Monument for Fallen Michigan Officers Finally Gets Funding
Funding has finally been received to erect the monument for fallen Michigan officers. The Michigan Law Enforcement Officers Memorial Monument (MLEOM) is set to go up in Lansing, MI as a way to remember the officers who have lost their lives in the line of duty.
Purpose for the Michigan Fallen Officers Monument
Every day officers put their lives on the line by serving their communities. They are heroes dedicated to public safety. This monument would serve as a way to remember, honor, and celebrate the lives of the officers who died while protecting Michigan’s citizens.
The Design of the Lansing Monument for Fallen Michigan Officers
A commission was formed for the MLEOM to oversee funding, the design of the monument, and its construction. The commission is made up of four family members of fallen officers, a police chaplain, an Attorney General representative and a State Treasurer representative.
Designed by Ann Arbor architect David Miling, the monument will consist of 10 4X8 panels, or “sentinels,” featuring the engraved names of the more than 600 fallen officers. It will be lit up from the ground. Designed to promote the feeling of standing with the fallen officers, it will not overshadow the Veteran’s Memorial.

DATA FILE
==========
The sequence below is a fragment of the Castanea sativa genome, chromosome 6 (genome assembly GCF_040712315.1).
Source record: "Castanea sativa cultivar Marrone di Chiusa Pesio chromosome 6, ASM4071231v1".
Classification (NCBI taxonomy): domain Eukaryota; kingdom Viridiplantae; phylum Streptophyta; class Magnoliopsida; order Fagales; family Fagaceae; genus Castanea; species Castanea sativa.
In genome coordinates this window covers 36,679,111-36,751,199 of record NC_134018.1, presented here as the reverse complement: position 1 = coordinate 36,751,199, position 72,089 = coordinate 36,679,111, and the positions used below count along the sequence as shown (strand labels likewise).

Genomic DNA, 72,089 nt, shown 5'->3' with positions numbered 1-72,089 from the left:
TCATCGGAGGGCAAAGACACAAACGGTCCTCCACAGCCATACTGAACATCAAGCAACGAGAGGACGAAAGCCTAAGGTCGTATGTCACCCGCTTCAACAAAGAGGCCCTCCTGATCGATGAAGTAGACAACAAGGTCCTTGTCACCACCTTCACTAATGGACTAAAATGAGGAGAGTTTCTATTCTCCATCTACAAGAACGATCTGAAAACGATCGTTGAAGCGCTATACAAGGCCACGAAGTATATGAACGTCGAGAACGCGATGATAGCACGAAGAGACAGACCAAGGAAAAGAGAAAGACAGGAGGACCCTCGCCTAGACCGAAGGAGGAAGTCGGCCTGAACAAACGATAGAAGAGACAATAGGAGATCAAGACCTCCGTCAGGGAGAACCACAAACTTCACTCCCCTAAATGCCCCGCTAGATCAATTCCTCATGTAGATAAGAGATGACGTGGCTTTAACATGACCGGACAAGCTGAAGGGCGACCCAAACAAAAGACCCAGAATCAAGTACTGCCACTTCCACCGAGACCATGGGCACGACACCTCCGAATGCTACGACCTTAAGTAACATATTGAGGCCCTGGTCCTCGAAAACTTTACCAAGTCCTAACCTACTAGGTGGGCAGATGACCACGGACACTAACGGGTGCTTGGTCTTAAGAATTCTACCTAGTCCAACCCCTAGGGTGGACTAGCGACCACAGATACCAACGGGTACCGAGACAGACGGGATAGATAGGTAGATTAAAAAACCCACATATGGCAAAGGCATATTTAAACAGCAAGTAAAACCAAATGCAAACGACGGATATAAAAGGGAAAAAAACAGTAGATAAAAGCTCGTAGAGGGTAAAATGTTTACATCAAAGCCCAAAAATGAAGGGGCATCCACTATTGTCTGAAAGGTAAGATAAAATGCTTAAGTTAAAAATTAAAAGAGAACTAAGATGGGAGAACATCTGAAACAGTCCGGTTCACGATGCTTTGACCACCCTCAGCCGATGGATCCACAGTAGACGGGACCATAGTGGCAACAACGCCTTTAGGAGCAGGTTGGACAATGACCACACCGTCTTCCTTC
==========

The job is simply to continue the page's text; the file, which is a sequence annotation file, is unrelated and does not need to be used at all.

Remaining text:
The site of the MLEOM was dedicated on October 18, 2006 by Governor Jennifer Granholm and Senator John Kerry. It will be built at the corner of Allegan Street and Butler Boulevard, just south of the Vietnam Memorial and close to the State Capital Building in Lansing,
Funding for The Michigan Law Enforcement Officers Memorial Monument
A fund to match donations up to $2 million dollars, The MLEOM was created by public Act 177 of 20024. Governor Rick Snyder signed law 2014 PA 252 in which the state offered a matching grant through October 2018, matching donations up to $2 million.
Michigan lawmakers have finally secured the rest of the funds needed to move ahead with this project. The idea has been in the making since 2004, but was put on the back burner due to the recession and other issues raising the funds. However, construction for the long-awaited $1.2 million memorial monument project won’t likely start until the fall of 2019.